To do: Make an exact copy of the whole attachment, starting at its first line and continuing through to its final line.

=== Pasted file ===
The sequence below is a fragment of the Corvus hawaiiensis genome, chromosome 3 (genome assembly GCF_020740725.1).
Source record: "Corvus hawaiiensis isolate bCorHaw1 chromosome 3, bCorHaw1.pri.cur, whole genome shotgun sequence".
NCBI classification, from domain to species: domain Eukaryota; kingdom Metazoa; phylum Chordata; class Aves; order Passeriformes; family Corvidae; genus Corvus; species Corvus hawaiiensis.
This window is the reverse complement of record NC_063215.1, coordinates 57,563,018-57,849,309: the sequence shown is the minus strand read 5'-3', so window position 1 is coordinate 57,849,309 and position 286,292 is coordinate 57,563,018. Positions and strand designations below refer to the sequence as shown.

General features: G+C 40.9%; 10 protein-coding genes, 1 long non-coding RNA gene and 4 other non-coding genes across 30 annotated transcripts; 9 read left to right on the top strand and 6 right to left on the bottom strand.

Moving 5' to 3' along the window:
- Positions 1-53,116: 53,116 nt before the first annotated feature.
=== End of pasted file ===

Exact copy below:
The sequence below is a fragment of the Corvus hawaiiensis genome, chromosome 3 (genome assembly GCF_020740725.1).
Source record: "Corvus hawaiiensis isolate bCorHaw1 chromosome 3, bCorHaw1.pri.cur, whole genome shotgun sequence".
NCBI classification, from domain to species: domain Eukaryota; kingdom Metazoa; phylum Chordata; class Aves; order Passeriformes; family Corvidae; genus Corvus; species Corvus hawaiiensis.
This window is the reverse complement of record NC_063215.1, coordinates 57,563,018-57,849,309: the sequence shown is the minus strand read 5'-3', so window position 1 is coordinate 57,849,309 and position 286,292 is coordinate 57,563,018. Positions and strand designations below refer to the sequence as shown.

General features: G+C 40.9%; 10 protein-coding genes, 1 long non-coding RNA gene and 4 other non-coding genes across 30 annotated transcripts; 9 read left to right on the top strand and 6 right to left on the bottom strand.

Moving 5' to 3' along the window:
- Positions 1-53,116: 53,116 nt before the first annotated feature.